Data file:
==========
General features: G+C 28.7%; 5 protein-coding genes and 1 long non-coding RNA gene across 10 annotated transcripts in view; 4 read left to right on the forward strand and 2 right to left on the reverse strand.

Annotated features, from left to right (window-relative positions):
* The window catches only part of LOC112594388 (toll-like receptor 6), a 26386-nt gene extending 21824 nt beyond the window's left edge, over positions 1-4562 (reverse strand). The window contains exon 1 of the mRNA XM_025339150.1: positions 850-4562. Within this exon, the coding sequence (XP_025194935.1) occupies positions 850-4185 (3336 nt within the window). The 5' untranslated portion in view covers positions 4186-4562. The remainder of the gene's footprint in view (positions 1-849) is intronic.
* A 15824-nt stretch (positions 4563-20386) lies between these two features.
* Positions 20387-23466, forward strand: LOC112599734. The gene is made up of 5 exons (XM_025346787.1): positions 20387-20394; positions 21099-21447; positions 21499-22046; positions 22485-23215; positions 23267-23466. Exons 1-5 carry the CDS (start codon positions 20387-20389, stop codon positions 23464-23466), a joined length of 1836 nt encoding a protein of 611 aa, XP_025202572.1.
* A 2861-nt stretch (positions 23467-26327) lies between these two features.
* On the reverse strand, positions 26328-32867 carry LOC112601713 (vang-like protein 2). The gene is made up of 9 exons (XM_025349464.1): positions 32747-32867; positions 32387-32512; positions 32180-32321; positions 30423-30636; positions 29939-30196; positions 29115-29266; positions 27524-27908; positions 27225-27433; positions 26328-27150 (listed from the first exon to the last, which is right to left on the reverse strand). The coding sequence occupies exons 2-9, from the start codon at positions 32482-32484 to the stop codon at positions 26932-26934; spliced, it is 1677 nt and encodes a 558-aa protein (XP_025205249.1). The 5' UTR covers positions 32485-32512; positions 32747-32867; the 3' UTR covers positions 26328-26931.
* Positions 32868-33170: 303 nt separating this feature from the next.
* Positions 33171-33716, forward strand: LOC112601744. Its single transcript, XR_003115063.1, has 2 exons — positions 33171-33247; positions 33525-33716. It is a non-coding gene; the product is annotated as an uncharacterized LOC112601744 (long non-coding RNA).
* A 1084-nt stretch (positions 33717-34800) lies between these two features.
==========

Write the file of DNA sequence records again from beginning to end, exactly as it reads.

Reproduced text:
General features: G+C 28.7%; 5 protein-coding genes and 1 long non-coding RNA gene across 10 annotated transcripts in view; 4 read left to right on the forward strand and 2 right to left on the reverse strand.

Annotated features, from left to right (window-relative positions):
* The window catches only part of LOC112594388 (toll-like receptor 6), a 26386-nt gene extending 21824 nt beyond the window's left edge, over positions 1-4562 (reverse strand). The window contains exon 1 of the mRNA XM_025339150.1: positions 850-4562. Within this exon, the coding sequence (XP_025194935.1) occupies positions 850-4185 (3336 nt within the window). The 5' untranslated portion in view covers positions 4186-4562. The remainder of the gene's footprint in view (positions 1-849) is intronic.
* A 15824-nt stretch (positions 4563-20386) lies between these two features.
* Positions 20387-23466, forward strand: LOC112599734. The gene is made up of 5 exons (XM_025346787.1): positions 20387-20394; positions 21099-21447; positions 21499-22046; positions 22485-23215; positions 23267-23466. Exons 1-5 carry the CDS (start codon positions 20387-20389, stop codon positions 23464-23466), a joined length of 1836 nt encoding a protein of 611 aa, XP_025202572.1.
* A 2861-nt stretch (positions 23467-26327) lies between these two features.
* On the reverse strand, positions 26328-32867 carry LOC112601713 (vang-like protein 2). The gene is made up of 9 exons (XM_025349464.1): positions 32747-32867; positions 32387-32512; positions 32180-32321; positions 30423-30636; positions 29939-30196; positions 29115-29266; positions 27524-27908; positions 27225-27433; positions 26328-27150 (listed from the first exon to the last, which is right to left on the reverse strand). The coding sequence occupies exons 2-9, from the start codon at positions 32482-32484 to the stop codon at positions 26932-26934; spliced, it is 1677 nt and encodes a 558-aa protein (XP_025205249.1). The 5' UTR covers positions 32485-32512; positions 32747-32867; the 3' UTR covers positions 26328-26931.
* Positions 32868-33170: 303 nt separating this feature from the next.
* Positions 33171-33716, forward strand: LOC112601744. Its single transcript, XR_003115063.1, has 2 exons — positions 33171-33247; positions 33525-33716. It is a non-coding gene; the product is annotated as an uncharacterized LOC112601744 (long non-coding RNA).
* A 1084-nt stretch (positions 33717-34800) lies between these two features.